Baseball Player of the Year: Hard work pays off for Massey

Baseball Player of the Year: Hard work pays off for Massey
Liberty's Andrew Massey led the Lions, going 6-2 with a 1.35 ERA and 78 strikeouts on his way to netting Player of the Year honors. (Times Photo Illustration , Carroll County Times)

Andrew Massey was beginning to wonder if he would ever realize his considerable potential as a high school pitcher.

His freshman season was ruined by a dangerous allergic reaction. He barely saw the mound as a sophomore because of a badly pulled hamstring. His junior year wasn't as consistent as it should've been, Massey believes, because he wasn't in good enough shape.

"It was frustrating," Massey recalled. "I was mad, I'll tell you."

Hard work, good health and the peace of mind that comes with knowing a college scholarship is already lined up, helped Massey finally live up to the potential that almost seemed to be his birthright.

The Liberty senior went 6-2 with a 1.35 ERA, striking out a county-best 78 in 57 innings while walking only nine in leading the Lions to the county championship and earning Times Player of the Year honors.

"When he was on, he was dominating," Liberty coach Erik Barnes said, noting that Massey was also a slick-fielding shortstop when he wasn't pitching as well as a clutch hitter who had a team-best four home runs and 26 RBIs. "His work ethic is what sets him apart."

Massey doesn't shy away from hard work. He cuts down trees for a summer job, when he's not practicing baseball, and down time doesn't mean sitting around reading or playing Xbox.

"I like being outside. I'm not much of a smarts kind of guy. I'm not dumb, but I'm not a books [person]," Massey said. "I'm not big on video games. I don't understand how people do that. I'd much rather be outside doing something hands-on."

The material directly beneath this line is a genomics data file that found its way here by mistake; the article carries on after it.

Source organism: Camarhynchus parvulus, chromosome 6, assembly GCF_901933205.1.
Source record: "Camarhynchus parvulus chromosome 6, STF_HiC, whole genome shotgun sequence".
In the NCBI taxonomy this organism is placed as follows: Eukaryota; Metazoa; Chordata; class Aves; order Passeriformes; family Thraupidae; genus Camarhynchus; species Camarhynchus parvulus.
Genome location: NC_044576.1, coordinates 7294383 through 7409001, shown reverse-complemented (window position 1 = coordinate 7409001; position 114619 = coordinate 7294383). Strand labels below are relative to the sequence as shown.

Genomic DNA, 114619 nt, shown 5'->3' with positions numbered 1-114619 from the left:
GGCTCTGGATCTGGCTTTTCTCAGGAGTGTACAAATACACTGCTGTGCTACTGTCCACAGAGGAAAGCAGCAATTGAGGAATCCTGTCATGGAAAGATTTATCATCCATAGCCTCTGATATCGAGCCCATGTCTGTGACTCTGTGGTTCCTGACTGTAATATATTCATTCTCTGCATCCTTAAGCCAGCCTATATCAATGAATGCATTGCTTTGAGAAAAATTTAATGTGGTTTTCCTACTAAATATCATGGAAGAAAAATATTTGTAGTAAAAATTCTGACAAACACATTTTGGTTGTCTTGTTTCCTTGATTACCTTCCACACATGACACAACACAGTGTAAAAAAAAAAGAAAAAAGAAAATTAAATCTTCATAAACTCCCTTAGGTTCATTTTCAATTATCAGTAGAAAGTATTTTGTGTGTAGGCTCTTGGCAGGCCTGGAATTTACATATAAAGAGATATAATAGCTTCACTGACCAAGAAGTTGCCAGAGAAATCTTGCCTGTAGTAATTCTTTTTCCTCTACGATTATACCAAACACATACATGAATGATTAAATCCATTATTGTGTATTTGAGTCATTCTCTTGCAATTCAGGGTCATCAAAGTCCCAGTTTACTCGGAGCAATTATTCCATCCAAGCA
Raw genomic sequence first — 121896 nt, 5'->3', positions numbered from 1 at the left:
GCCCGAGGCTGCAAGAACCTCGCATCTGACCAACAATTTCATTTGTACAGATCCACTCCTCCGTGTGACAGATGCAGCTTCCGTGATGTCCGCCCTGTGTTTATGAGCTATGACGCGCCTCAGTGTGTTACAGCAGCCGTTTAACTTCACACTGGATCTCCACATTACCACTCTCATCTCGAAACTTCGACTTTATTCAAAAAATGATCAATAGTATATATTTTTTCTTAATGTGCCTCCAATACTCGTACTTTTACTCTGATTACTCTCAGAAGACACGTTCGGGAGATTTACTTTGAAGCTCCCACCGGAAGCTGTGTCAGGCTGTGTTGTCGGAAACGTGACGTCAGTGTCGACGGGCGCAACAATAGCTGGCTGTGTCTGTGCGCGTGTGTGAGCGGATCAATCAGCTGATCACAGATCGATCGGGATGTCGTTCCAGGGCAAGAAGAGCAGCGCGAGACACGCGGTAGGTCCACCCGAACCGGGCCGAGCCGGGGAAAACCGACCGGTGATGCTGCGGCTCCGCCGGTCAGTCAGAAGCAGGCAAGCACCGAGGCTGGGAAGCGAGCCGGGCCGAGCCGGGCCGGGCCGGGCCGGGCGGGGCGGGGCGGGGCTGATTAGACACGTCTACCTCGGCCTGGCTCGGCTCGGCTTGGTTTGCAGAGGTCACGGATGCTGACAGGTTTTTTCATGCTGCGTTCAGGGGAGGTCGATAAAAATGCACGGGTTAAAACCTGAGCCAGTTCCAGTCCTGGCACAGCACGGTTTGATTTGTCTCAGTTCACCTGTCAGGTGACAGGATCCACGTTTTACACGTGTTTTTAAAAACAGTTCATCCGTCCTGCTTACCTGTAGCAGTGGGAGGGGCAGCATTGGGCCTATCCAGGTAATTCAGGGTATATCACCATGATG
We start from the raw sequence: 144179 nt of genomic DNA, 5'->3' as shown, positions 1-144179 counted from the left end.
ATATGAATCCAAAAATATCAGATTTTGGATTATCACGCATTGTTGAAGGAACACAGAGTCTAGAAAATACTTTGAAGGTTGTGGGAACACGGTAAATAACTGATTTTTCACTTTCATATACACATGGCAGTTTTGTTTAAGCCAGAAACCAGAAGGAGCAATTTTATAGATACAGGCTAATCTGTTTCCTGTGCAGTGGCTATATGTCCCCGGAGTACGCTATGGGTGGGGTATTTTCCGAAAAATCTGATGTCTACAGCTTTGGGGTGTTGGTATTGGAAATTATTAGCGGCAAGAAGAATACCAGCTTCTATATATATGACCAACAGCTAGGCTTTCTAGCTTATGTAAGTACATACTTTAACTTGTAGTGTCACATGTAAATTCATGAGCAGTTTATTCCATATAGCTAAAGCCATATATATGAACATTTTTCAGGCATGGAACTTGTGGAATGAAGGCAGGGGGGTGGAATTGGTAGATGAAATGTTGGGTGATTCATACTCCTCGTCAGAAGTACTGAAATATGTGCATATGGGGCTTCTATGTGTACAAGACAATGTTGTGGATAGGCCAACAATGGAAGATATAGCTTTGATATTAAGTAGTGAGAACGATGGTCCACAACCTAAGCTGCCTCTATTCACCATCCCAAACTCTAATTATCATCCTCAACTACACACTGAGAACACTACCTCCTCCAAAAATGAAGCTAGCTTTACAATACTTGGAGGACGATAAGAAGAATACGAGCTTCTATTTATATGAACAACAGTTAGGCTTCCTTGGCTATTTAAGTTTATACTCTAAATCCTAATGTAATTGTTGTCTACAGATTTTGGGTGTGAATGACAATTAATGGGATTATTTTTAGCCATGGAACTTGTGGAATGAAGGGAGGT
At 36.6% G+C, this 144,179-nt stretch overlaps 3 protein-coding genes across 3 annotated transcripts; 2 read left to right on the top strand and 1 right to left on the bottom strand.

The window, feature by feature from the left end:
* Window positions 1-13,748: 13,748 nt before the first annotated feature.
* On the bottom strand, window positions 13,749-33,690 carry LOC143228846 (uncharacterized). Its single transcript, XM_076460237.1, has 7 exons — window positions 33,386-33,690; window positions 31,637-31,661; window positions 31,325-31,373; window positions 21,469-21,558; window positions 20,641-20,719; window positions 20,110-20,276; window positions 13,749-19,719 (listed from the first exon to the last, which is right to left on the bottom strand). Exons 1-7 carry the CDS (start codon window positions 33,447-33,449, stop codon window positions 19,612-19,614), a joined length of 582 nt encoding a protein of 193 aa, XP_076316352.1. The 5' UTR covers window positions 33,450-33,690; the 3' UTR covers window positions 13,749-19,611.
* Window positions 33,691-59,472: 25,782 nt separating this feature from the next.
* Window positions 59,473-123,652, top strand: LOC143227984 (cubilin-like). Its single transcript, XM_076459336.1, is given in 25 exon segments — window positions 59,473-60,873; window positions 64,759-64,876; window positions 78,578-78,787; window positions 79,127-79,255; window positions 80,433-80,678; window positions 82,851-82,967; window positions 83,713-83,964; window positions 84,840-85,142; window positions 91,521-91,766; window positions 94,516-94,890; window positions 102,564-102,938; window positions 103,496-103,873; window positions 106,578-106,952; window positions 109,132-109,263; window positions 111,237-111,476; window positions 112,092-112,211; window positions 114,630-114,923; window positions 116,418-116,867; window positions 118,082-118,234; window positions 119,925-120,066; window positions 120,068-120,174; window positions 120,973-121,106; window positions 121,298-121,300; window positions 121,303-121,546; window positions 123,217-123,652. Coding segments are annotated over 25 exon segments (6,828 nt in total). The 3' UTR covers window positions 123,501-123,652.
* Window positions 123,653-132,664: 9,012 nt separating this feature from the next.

In addition to his upbringing, there was a simple reason for the time Massey spent doing squats to strengthen his legs, doing exercises to strengthen his wrists and running to improve his conditioning.

"I wanted to be good," he said. "My dad always told me you have to work hard to be successful. Or get lucky."

Massey was leaving nothing to chance. Providing he could stay healthy, there was little doubt he would be good.

His father, Mark, was a Division I player who tried out for the Cincinnati Reds. The elder Massey instilled in Andrew not only strong fundamentals but a love for the game that didn't necessarily extend to other sports.

"He let me play any sport I wanted to," Massey said, referring to his father. "I quit soccer because I hated it so much. He was pretty happy about that."

Massey played youth ball in Sykesville, joined the Maryland Cardinals travel team in middle school - where he played with several future Liberty teammates as well as friend and rival Michael Austin, of Century - and after a stint with an Olney travel squad has been playing summer ball for an Under Armour-sponsored tournament team coached by former Baltimore Orioles slugger Larry Sheets.

Barnes saw Massey's potential during spring tryouts of the young player's freshman year.

"First groundball I ever saw him take at tryouts, he was different," Barnes recalled, noting that Massey simply carried himself and handled grounders unlike other ninth-graders.